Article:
Often an object has a much wider story to tell than what can be seen at face value, as interesting as that can initially appear. Part of the fun in researching it is uncovering the wider back story which helps to build up a bigger picture of where we stand at the present.
So with that in mind, how did a tooth from a megalodon end up in the riverbed near Whanganui?
The largest known shark, the Carcharodon megalodon lived from 16-2.5 million years ago. The megalodon was related to the Great White Shark of today but was huge. Fossil remains show the megalodon was an average size of 10.5 metres long but could grow up to 18 metres. An adult human could easily sand up in its jaws which measured over two metres wide.
The particular tooth in the Museum collection measures 13.5 centimetres high and 11.5 centimetres wide. It was found near Pīpīriki in a bank of sandstone estimated to be four to five million years old. Because of its marine past, Whanganui is a great place to find marine fossils, in particular fossilised shark teeth.
About 540 million years ago, New Zealand was being formed on the eastern edge of the supercontinent Gondwana. This continent included what we know today as Australia, Antarctica, India, Africa and South America.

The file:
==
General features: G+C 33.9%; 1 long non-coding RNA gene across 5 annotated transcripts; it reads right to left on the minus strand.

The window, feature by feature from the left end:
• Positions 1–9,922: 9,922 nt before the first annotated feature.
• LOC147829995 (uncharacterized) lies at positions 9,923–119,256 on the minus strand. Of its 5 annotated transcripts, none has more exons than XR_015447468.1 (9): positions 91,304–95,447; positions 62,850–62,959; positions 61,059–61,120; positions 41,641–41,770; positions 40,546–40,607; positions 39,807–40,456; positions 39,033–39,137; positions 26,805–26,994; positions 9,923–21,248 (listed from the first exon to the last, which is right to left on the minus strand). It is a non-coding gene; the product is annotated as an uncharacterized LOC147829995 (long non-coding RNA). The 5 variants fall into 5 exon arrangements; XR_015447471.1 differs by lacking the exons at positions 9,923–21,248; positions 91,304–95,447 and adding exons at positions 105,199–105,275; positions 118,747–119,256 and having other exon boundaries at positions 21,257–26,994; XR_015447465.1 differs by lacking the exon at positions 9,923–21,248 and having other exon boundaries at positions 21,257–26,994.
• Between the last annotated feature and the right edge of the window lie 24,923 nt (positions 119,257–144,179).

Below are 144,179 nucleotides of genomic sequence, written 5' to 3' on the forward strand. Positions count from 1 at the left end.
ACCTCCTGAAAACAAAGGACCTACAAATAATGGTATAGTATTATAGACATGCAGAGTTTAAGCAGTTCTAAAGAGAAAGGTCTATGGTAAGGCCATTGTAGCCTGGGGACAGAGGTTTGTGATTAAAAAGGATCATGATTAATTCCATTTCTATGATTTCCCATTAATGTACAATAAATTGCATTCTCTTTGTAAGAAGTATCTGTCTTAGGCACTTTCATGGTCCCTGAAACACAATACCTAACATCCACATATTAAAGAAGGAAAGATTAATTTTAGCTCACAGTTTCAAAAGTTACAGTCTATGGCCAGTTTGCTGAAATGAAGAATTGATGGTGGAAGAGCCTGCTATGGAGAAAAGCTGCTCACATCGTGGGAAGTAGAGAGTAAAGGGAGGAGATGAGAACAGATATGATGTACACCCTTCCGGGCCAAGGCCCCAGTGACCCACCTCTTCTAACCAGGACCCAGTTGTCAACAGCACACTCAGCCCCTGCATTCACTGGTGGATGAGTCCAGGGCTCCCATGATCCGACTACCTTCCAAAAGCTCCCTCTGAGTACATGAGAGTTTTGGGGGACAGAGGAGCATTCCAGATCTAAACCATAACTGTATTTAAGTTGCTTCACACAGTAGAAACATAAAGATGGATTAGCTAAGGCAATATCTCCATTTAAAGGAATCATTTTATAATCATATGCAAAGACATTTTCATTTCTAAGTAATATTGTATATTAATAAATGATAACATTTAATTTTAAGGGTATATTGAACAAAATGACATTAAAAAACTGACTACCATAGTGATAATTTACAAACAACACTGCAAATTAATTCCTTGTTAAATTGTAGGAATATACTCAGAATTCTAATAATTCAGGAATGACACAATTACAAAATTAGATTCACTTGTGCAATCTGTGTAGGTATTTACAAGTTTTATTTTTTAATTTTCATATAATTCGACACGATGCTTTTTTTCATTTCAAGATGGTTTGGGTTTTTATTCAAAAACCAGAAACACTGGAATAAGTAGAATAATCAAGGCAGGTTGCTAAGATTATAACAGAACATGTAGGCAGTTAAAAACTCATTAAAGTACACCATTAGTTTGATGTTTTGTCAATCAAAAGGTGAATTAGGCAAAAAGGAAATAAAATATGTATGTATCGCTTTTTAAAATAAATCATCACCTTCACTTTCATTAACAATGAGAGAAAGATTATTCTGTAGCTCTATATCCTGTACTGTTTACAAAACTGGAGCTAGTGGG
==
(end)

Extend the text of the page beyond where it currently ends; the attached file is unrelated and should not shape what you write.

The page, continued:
Around 100 million years ago, hot rock began to accumulate underneath Gondwana and move towards the edges of the land, pulling it apart. This slowly made a giant rift which allowed the sea to flood in, and separated it from the mainland, thus creating the continent of Zealandia. After breaking away from Australia around 85 million years ago, Zealandia largely sank beneath the Pacific Ocean. What remains visible today is essentially the highlands of the continent, and the rift is now the Tasman Sea.
Zealandia sits across the edge of the Australian and Pacific tectonic plates and is slowly being broken up as they continue to move. The last 1.8 million years have shaped the land with tectonic movements, glaciers and volcanoes, altering the landscape. Whanganui, being on the coast of New Zealand and consisting of lifted sea beds, is more likely to reveal marine fossils.
The hinterland areas are fertile with volcanic ash at the core. The mountains in the north and west help to shelter the township and have created a wonderful climate, much warmer and drier compared to other coastal towns.
Before human settlement, this land was covered with forest: tōtara, matai, rimu, tawa and beech trees covered the landscape. The soft rock near the coast was easily worn down by water, and helped to create the Whanganui River, the longest navigable waterway in New Zealand, measuring 290 kilometres from its source at Mount Tongariro.
All this adds up to a beautiful place with fertile lands, fresh water, ocean access and a temperate climate, which made it perfect for settlement when Māori arrived.
Sandi Black is the archivist at Whanganui Regional Museum.